[Photo: student looking at paperwork; Source: Linda Cicero/Stanford News Service]


Learn how to: Successfully repay your student loans after you graduate, leave school, or drop below half-time enrollment to avoid added collection costs and/or damaged credit.

For: Student loan recipients


On this page:


Complete Loan Entrance & Exit Counseling

Students with federal educational loans are required to be counseled about their rights and responsibilities before receiving their first loan distribution and again before they graduate or otherwise leave school.

  • [Graphic: check mark]Complete entrance counseling before receiving your first loan distribution
  • [Graphic: check mark]Complete exit counseling before graduation or otherwise leaving the school. During the exit counseling, review the following with the University and/or lender:
    • Loan repayment terms (including grace periods) and conditions
    • Loan repayment schedule
  • To complete exit counseling for your federal Perkins, Avery Loan or other Stanford University institutional loans, visit the University Accounting Service, LLC (UAS) web site.
  • To complete exit counseling for your federal Direct or FFEL Subsidized Stafford, Unsubsidized Stafford and/or Graduate PLUS loans, visit the National Student Loan Data System web site or the web site of your FFEL lender.

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Understand Grace Periods

Grace periods are the short period of time after graduation during which the borrower is not required to begin repaying his or her student loan. The grace period may also be triggered if the borrower leaves school for a reason other than graduation or drops below half-time enrollment. During the typical grace period, borrowers do not have to make payments.  For borrowers of Perkins and Subsidized Stafford loans, interest will not be charged during the grace period.

  • [Graphic: check mark]Identify the grace period (if applicable) for each loan you have received. The length of the grace period depends on the type of loan you received. For example, the following are some common loan types and associated grace periods:
    • Avery Forgivable Loans – 6 month grace period. Interest accrues from the date of disbursement.
    • Federal Direct or FFEL Stafford Loans (Subsidized / Unsubsidized) – 6 month grace period
    • Federal Perkins Loans – 9 month grace period; 6-month grace period for "post deferment" periods
    • Federal Direct or FFEL Graduate PLUS Loans – 6 month grace period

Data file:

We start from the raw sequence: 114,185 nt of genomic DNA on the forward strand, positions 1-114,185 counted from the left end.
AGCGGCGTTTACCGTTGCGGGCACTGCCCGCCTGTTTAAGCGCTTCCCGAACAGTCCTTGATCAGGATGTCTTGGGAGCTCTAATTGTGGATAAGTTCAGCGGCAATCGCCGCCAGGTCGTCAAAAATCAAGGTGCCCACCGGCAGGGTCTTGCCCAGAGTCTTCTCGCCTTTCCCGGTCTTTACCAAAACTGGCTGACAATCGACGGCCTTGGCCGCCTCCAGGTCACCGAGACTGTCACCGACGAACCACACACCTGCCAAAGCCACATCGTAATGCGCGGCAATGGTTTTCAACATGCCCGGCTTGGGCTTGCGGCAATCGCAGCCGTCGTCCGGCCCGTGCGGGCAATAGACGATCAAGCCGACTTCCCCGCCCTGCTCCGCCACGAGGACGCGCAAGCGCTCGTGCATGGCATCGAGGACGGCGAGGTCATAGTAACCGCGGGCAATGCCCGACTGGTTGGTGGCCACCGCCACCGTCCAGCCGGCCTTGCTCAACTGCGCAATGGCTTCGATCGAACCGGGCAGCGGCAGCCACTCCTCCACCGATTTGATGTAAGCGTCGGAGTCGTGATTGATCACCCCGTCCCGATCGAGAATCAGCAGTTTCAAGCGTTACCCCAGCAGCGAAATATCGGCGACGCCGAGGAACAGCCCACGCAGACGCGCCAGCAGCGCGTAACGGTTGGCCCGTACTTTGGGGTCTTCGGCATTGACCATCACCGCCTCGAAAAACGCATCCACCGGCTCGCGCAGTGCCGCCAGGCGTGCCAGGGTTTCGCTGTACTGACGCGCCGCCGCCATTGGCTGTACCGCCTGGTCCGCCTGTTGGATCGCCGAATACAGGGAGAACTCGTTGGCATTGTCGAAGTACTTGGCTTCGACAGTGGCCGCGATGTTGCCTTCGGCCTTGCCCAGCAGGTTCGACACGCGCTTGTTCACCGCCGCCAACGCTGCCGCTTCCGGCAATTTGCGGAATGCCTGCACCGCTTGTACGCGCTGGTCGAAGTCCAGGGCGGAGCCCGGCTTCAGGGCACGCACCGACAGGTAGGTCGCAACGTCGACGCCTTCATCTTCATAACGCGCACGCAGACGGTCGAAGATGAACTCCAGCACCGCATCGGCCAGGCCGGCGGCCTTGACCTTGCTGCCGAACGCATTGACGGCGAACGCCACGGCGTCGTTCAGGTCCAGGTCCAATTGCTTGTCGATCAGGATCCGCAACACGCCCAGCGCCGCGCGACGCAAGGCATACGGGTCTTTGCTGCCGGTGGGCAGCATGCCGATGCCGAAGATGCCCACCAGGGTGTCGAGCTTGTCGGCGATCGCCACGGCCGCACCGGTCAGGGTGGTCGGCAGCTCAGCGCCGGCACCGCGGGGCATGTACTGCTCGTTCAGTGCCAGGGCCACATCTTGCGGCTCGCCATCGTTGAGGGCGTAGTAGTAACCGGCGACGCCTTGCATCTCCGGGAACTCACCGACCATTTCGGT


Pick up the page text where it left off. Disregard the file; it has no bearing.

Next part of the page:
• Federal Direct or FFEL Parent PLUS Loans - No automatic grace period. Interest starts to accrue upon first disbursement, which means that you begin repaying both principal and interest while the student is in school. Your loan holder may agree to postpone payments while the student is in school at your request, but this is at the loan holder’s discretion.
  • [Graphic: check mark]Contact your lender or the Stanford Financial Aid Office for questions about loan terms, grace periods, and repayment options

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Make Loan Payments

Repayment begins after the loan grace period (if applicable) and when your first payment is due. The repayment schedule discloses the monthly payment, interest rate, total repayment obligation, payment due dates and the term of the loan. The term of the loan is the period during which the borrower is required to make payments on his or her loans. When payments are made monthly, the term is usually given as a number of payments or years.

  • [Graphic: check mark]Avoid default and added collection costs by making your payments on time:
    • A loan is in default when the borrower fails to meet the terms and conditions of the promissory note, such as not making timely payments on the loan.
    • If you default on a loan, the lender (e.g. University, state or federal government, or other loan holder) can take legal action to recover the money, including garnishing your wages and withholding income tax refunds.
    • Defaulting on a government loan will make you ineligible for future federal financial aid, unless a satisfactory repayment schedule is arranged, and can affect your credit rating.
  • [Graphic: check mark]Follow these suggestions to help you avoid defaulting on a loan:
    • Understand the terms of your loan
    • Maintain your contact information
    • Set up automatic payments
    • Contact the lender as soon as you need help

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Monitor Your Loans

Students are strongly advised to monitor the status of their loans until they are paid in full. Student loans are no different than car loans or mortgages. Manage them responsibly.

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Loan Deferment and Cancellation Provisions

Federal Perkins, Stafford and Avery Forgivable loans all have cancellation / forgiveness provisions. Eligible borrowers can have 50 to 100 percent of the loan cancelled.

Under certain conditions, the borrower can defer payment. Borrowers should contact their school or lender to find out more about these important benefits.

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